Day in History – February 13: William and Mary are declared co-regnant Monarchs

On 13 February 1689, the Prince and Princess of Orange formally became the new King and Queen Regnant of England. Their official titles and styles upon accession were “By the Grace of God, King and Queen of England, Scotland, France and Ireland, Stadholther of the Republic of the Seven United Netherlands, Prince of Orange, Count of Nassau, Defenders of the Faith, etc.”

William and Mary’s reign is unique because they were both co-regnant Monarchs with equal powers and prerogatives, and not a Monarch and his/her Consort. Before 1689, the closest precedent in England for such an unusual arrangement was the joint reign of Mary I of England and Philip of Spain. Back then, Mary I’s husband had been declared King of England with almost all the powers and prerogatives of a Monarch; it was actually an act of treason to deny his authority. William III also derived his powers from his wife and reigned jure uxoris (in right of the wife). However, there were important differences between William and Philip’s situation.

William III and Mary II of England, Scotland and Ireland

William III and Mary II of England, Scotland and Ireland

Philip could only reign for the duration of his wife’s reign: in case of her death or a divorce, his reign ended (he stopped being a King of England as soon as Mary I died and Elizabeth I ascended to the Throne). William was a reigning Monarch in his own right and would continue to rule until his death. The other difference was that Philip was not in command of the English Army; according to the marriage treaties, England was not bound to provide assistance for Philip’s wars (a condition that was quite futile because Mary I always supported her husband’s campaigns which eventually cost England the port Calais). William had all the powers and prerogatives an English Monarch could have. Perhaps more crucially, in the event Mary II predeceased him, his children from a possible subsequent marriage were given succession rights.

Now, a little information on how things came to that in the first place.

Mary was the eldest daughter of the Duke and Duchess of York (future James II and VII of England and Scotland, and Anne Hyde). Since her uncle Charles II had no children and no sons were born to her parents, she was Heiress Presumptive to the Thrones of England and Scotland (or, more accurately, heiress presumptive to the heir presumptive). Bearing that in mind, her uncle insisted both Mary and her younger sister Anne should be raised in Anglican Faith, and not as Catholics as their father wished.

Willem II, Prince of orange, and Mary, Princess Royal

Willem II, Prince of orange, and Mary, Princess Royal

William of Orange was in fact Mary’s first cousin: he was the son of William II, Prince of Orange, and Mary, Princess Royal (the eldest daughter of Charles I of England, Scotland and Ireland, and sister of Charles II and James II and VII). Unlike most princesses from continental Europe, English/British Princesses were rarely if ever forced to forfeit their succession rights, which means William was quite high in the line of succession to the Thrones of England and Scotland in his own right.

Mary’s marriage to her first cousin William of Orange was a political match; it was meant to ally England with protestant powers and form something of a coalition against Catholic powers. Mary instantly became very popular with the Dutch people because of her personable and carrying nature, while her union with a protestant Prince was greeted with great approval in England. Although the union was successful, the couple had one major source of unhappiness: they had no children. Just months after their marriage, the Princess of Orange suffered a miscarriage which might have made her unable to have further children.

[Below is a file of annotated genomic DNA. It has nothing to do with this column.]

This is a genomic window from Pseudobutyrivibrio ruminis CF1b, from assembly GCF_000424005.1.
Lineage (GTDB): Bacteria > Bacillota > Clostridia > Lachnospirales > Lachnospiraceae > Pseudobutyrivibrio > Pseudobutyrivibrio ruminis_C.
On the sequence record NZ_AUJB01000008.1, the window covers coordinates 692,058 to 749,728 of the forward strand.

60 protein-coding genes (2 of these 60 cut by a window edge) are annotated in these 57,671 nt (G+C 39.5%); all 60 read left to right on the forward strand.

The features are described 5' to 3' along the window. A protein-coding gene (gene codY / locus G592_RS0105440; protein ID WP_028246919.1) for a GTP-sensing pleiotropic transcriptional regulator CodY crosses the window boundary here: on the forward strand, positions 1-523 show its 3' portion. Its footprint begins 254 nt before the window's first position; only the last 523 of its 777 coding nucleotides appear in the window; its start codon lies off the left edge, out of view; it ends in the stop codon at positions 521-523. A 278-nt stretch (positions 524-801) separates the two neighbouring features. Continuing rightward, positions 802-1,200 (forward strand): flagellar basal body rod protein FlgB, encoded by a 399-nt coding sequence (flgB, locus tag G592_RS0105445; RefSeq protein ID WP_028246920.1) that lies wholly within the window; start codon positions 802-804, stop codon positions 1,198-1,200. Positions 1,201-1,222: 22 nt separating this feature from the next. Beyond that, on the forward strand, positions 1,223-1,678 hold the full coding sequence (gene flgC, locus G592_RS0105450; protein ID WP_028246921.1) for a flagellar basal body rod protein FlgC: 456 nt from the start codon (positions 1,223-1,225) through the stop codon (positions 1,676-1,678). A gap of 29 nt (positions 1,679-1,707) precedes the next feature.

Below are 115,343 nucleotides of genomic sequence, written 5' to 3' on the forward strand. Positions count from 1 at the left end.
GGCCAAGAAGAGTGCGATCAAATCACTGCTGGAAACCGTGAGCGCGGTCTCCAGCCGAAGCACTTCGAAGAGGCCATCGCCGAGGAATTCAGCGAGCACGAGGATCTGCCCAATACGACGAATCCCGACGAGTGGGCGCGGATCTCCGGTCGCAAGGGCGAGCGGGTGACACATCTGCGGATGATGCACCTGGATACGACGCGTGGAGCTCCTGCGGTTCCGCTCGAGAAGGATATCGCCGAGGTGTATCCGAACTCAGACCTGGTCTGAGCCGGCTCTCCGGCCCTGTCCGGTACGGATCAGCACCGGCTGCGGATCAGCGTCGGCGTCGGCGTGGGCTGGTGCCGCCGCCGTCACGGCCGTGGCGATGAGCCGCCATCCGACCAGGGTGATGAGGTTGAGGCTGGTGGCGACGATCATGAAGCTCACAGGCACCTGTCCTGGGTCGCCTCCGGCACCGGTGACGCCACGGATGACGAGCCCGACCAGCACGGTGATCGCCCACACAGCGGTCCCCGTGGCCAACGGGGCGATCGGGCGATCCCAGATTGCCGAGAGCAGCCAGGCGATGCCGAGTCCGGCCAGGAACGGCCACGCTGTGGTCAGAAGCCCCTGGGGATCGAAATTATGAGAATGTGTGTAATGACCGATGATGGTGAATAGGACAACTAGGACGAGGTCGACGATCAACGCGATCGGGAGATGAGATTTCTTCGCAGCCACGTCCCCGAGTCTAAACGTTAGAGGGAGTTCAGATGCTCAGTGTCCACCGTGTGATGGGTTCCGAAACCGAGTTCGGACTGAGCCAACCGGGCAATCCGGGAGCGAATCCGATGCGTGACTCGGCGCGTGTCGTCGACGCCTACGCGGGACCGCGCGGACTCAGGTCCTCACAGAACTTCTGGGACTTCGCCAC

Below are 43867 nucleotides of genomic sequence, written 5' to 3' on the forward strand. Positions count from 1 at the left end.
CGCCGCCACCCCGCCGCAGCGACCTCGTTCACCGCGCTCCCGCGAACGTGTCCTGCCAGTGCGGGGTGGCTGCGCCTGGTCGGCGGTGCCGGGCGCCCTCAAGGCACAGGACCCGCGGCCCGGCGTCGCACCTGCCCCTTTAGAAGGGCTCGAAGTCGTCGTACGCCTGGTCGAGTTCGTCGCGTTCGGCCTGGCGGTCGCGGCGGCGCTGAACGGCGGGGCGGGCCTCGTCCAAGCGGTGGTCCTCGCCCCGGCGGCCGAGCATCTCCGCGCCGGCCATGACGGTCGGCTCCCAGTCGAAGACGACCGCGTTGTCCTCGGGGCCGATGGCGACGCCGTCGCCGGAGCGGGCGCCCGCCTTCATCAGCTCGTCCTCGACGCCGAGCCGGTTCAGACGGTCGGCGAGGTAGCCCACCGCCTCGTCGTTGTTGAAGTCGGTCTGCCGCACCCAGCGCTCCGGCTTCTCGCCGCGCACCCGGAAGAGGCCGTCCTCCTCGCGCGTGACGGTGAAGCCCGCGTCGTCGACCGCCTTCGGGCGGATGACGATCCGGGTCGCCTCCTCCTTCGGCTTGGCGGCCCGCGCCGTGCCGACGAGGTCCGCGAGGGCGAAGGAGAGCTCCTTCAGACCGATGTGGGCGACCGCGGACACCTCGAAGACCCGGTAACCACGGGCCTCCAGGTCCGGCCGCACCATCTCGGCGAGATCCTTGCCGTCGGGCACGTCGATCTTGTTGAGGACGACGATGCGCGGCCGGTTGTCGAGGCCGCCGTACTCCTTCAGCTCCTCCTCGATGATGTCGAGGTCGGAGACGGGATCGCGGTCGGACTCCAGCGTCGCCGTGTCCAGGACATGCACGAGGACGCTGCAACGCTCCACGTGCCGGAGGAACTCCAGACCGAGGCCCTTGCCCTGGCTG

Charles II

Charles II

Charles II passed away in 1685 and his brother succeeded him on the Throne as James II and VII of England, Scotland and Ireland, making Mary Heiress Presumptive to the Throne. James proved to be a very unpopular monarch; his pro-Catholic sympathies were received coldly by the Parliament and the people. Things worsened when he married a Catholic Princess, Mary of Modena and a son was born to them; the boy, named James after his father, was to be raised a Catholic. Meanwhile, questions were raised about the very legitimacy of the boy: many, including both Mary and Anne, doubted that the child was actually the King and Queen’s son and that he was part of a conspiracy to ensure a Catholic succession.

Protestant leaders and noblemen kept in constant contact with Mary and William. Finally, on 30 June 1688 (just days after Prince James was born), seven notable Englishmen, later named the Immortal Seven, sent a letter to William requesting him to come to England with an army to depose the King. Those noblemen were: the Earl of Shrewsbury, the Earl of Devonshire, the Earl of Danby, Viscount Lumley, the Bishop of London, Edward Russell and Henry Sydney.

James II

James II

Among other things, the letter informed William that should he land in England with even a small army, the signatories of the letter and their allies would support him. After William and Mary ascended on the Throne, all the authors of the letter were rewarded: the Earls became Dukes, while Lumley, Russell and Sydney became Earls. The Bishop of London got to crown William and Mary – an honour normally reserved for the Archbishop of Canterbury.

Although at first reluctant, William eventually agreed to attempt an invasion and his army landed in England on 5 November. So unpopular was the King that there wasn’t even an attempt of resistance; the English Army and Navy joined William’s side. King James attempted to flee to France but was intercepted. William simply didn’t know what to do with his father-in-law; executing him was out of question not only because it would harm his reputation, but also because his wife would obviously be against that. Keeping the King imprisoned indefinitely was not a solution either. Finally, William decided that the best course of action would be to actually allow King James to “escape”, so the King’s next attempt was successful. The Parliament promptly issued the Declaration of Right, in which it deemed that James, by fleeing the country, effectively abdicated and the Throne was henceforth vacant.